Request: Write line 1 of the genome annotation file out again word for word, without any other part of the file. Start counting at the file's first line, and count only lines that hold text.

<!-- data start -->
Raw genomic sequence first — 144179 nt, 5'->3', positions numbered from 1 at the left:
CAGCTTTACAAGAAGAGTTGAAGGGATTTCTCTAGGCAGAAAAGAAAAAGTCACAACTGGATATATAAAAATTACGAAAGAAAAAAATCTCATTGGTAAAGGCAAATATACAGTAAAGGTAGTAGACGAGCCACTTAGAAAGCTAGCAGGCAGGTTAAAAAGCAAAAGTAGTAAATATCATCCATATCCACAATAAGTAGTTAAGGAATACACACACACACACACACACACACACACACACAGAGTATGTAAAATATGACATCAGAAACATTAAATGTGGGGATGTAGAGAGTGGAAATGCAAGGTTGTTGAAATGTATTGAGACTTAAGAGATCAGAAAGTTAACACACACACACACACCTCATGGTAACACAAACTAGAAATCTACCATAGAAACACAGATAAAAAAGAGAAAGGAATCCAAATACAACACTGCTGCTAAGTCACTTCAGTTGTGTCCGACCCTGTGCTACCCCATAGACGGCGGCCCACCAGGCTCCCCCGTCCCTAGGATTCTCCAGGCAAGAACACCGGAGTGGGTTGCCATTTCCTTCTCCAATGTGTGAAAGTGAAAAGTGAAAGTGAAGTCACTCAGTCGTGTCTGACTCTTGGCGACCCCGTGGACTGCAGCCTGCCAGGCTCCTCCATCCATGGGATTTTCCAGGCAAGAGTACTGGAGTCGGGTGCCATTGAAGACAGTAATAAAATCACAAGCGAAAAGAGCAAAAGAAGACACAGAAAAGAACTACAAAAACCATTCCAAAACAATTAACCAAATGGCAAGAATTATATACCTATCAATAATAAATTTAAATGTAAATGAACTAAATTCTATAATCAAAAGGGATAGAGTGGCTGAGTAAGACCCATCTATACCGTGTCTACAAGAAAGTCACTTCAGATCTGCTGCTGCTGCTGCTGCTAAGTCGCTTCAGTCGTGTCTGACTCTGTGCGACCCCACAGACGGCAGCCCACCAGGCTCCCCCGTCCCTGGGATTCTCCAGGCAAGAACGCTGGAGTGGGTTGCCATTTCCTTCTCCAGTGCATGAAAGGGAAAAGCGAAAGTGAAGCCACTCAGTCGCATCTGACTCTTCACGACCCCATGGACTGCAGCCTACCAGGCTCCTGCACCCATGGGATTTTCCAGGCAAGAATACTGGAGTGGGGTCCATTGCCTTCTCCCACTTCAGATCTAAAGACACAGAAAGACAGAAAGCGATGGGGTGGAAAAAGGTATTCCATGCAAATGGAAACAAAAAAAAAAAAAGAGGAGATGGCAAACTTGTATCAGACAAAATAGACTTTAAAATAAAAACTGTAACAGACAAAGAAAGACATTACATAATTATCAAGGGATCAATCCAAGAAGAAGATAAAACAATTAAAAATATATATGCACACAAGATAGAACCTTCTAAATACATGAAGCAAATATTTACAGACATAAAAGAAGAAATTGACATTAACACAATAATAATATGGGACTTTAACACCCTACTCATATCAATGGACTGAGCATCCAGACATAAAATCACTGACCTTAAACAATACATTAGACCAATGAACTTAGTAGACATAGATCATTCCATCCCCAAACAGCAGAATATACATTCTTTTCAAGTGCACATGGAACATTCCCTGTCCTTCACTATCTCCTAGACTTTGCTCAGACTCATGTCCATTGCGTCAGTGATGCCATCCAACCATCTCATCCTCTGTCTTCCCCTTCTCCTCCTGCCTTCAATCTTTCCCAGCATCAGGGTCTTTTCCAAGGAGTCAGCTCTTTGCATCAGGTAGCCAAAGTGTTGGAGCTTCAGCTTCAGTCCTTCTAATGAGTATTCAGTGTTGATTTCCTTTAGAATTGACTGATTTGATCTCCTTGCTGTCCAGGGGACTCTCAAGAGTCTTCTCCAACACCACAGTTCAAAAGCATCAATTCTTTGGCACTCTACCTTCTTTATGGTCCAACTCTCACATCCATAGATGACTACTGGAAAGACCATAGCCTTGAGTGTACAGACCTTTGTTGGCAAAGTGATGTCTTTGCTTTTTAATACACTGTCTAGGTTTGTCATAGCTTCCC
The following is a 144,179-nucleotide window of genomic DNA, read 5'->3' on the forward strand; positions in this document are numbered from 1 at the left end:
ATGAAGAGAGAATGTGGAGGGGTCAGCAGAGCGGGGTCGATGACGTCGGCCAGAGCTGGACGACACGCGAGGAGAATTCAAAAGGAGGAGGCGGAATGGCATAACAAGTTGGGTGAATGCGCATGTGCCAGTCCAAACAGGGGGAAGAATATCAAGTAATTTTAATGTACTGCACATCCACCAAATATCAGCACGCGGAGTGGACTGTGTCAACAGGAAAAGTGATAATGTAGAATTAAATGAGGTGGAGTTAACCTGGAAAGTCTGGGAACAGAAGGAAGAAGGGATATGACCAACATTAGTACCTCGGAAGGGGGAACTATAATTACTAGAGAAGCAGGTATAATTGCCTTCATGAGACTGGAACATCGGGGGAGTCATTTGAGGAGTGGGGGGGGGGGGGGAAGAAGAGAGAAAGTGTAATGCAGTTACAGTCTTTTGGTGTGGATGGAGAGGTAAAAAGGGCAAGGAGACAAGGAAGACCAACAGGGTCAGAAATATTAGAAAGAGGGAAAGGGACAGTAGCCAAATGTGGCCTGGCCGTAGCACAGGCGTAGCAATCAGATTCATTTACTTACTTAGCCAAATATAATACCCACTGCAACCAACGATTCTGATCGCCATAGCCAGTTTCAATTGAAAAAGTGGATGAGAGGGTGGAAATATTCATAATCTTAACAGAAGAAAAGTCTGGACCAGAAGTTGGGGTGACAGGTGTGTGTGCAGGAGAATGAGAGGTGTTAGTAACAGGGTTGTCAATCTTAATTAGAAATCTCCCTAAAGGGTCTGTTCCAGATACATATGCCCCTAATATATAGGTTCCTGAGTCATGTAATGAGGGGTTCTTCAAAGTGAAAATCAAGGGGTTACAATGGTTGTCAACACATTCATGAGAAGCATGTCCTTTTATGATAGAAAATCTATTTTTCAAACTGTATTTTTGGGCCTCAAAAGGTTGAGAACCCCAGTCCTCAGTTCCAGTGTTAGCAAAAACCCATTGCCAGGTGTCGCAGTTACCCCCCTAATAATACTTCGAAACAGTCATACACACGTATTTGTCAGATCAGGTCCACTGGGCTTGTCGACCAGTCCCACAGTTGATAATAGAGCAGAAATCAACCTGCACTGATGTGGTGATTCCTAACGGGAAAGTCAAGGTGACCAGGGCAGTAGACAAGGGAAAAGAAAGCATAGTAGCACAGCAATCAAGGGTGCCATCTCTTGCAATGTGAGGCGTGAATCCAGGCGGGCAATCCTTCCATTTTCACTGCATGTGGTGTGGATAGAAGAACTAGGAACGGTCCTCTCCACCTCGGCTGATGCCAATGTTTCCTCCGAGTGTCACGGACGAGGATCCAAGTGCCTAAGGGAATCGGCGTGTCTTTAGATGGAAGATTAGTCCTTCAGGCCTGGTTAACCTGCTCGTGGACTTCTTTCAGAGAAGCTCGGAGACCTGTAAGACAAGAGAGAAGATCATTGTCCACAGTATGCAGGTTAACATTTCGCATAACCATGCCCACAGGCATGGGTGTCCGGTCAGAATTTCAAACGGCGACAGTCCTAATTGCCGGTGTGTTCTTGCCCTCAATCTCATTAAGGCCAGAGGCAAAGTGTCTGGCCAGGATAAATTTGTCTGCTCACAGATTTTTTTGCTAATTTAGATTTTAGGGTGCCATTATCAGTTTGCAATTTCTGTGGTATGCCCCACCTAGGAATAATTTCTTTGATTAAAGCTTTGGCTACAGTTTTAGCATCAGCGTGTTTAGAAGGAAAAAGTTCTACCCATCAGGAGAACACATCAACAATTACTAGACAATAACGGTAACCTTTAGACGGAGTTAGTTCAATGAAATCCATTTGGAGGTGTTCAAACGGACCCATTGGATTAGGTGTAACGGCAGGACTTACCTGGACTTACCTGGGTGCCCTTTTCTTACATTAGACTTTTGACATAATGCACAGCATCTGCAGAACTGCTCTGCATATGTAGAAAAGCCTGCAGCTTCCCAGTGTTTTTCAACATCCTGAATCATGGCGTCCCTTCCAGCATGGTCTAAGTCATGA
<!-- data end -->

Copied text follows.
Raw genomic sequence first — 144179 nt, 5'->3', positions numbered from 1 at the left: